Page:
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How To Extend Your Company’s Hiring Reach

October 4, 2013 Leave a comment

social recruitingOne of the hardest things to do within your job is to fill open jobs. Whether your company has an actual location or is based online, you will find that it’s important to find qualified individuals as well as individuals who want to work for your company. If you aren’t one of the biggest names, you may need to convince people that they want to come work for you – and this is why you will need to extend the hiring reach of your company.

Whether you are recruiting on your own or using a recruiter, you need to make sure you have enough candidates to make good hiring moves for your company. Once you get all of the candidates loaded into an applicant tracking system, you can then find individuals who meet all of your needs.

The first thing you have to come to terms with is that posting a job does not guarantee traffic. Just as your marketing department will tell you that they have to drive traffic to the company website, you have to drive traffic to the job postings.

Accounting Today offers a variety of suggestions, including promoting the job posting on social media. There are a lot of business professionals on the social media sites today. Despite this, there are a lot of firms who are not using social media sites to reach out to professionals. LinkedIn profiles are a big one, though it can also be done with a business page on Facebook and a handle on Twitter.

Once you get started on the social media sites, you will want to keep up the communication with the goal of social media recruiting efforts . Talk not only of the job opening but of your company and why people would want to work there. If you have cutting edge technology, let people know. Your social media discussions can work twofold – helping you promote your company and the open job positions.

Social advertising is another thing to look into. You can target people better with LinkedIn and Facebook and it is much less expensive than traditional print advertising. This means you get a better ROI as long as you are using the right geographic area and paying attention to the keywords.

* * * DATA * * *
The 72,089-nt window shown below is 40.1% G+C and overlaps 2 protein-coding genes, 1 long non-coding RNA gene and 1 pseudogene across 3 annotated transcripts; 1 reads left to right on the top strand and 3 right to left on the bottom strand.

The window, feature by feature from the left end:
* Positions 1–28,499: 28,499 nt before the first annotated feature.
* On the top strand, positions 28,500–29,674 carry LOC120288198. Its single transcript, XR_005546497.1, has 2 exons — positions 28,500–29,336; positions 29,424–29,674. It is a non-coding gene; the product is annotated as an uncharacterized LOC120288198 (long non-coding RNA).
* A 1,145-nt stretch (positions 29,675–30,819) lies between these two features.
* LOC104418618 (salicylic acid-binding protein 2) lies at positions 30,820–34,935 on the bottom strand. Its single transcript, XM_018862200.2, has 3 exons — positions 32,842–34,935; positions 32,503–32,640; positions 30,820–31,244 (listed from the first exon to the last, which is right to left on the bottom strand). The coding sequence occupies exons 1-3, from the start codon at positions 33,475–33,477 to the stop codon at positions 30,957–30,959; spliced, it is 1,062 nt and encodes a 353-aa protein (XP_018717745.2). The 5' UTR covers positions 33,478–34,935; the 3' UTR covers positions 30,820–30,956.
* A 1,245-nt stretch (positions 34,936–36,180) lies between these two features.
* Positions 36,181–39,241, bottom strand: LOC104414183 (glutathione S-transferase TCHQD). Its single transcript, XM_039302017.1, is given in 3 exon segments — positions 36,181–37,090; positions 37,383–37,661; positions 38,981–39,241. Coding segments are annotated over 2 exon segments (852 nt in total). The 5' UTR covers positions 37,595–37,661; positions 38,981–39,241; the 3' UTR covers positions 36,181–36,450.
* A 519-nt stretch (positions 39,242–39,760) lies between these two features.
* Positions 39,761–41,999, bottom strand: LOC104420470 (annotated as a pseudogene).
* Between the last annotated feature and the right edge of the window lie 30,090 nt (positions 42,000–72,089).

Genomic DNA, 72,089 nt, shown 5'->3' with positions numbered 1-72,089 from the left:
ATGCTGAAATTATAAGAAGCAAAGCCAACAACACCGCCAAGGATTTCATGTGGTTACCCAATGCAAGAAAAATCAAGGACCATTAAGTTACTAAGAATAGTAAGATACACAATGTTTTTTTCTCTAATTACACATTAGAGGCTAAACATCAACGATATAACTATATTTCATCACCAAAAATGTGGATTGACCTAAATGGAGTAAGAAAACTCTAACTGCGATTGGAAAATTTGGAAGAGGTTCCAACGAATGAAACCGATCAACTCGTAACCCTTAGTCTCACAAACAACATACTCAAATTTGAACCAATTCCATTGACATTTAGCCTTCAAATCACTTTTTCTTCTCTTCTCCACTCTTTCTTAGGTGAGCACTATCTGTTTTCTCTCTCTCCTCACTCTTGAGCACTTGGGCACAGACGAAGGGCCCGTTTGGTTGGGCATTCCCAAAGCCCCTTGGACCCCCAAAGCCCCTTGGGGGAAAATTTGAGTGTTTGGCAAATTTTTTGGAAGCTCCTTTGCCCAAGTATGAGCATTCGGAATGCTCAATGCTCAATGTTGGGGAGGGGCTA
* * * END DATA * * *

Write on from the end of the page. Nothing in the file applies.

If you take the time to optimize your career landing page and the job descriptions with keywords, you can get more hits. Think about what people would use in a search engine to look for jobs – and then include those within your website.

You have a network of friends and business associates. These should not be forgotten when you are extending the reach of your hiring methods. Post some job positions and then ask people to share the link and retweet and do whatever else it is that they do.

Your HR efforts are only as good as your reach. Extend your reach and watch how much easier it is to recruit.

 

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Great Hires Go The Distance

March 22, 2013 Leave a comment

great hiresHiring the right employees is the first step to building a great company. But finding the right people is only half the battle, you also have to make sure that you can keep them. It doesn’t do your business any good to find and train great new employees, only to have them turn around and leave for something else.  In fact that type of hiring practice can end up sinking a company.

Attracting and keeping great employees is all about innovation. That means learning and adapting to changes and challenges in every aspect of the business, from including the way you hiring and recruit new employees. Hiring the right employees can be a big part of that innovation and making sure that your employees stick around

Hiring the right employees is not just about hiring the employees who have the fanciest credentials and the most degrees. It is also about making sure that those employees fit in well with your company. That means your new recruits must be just as excited about the work your company is doing as you are about hiring them. If they are not excited about the work, chances are they won’t stick around long enough for it to be worth hiring them.

It’s also important to for the company to create an atmosphere of excitement and enthusiasm. If the employees who currently work at your company aren’t excited to come into work or at least act like they are excited to be there, it will be next to impossible to find enthusiastic, committed new hires who want to stick around and grow with your company.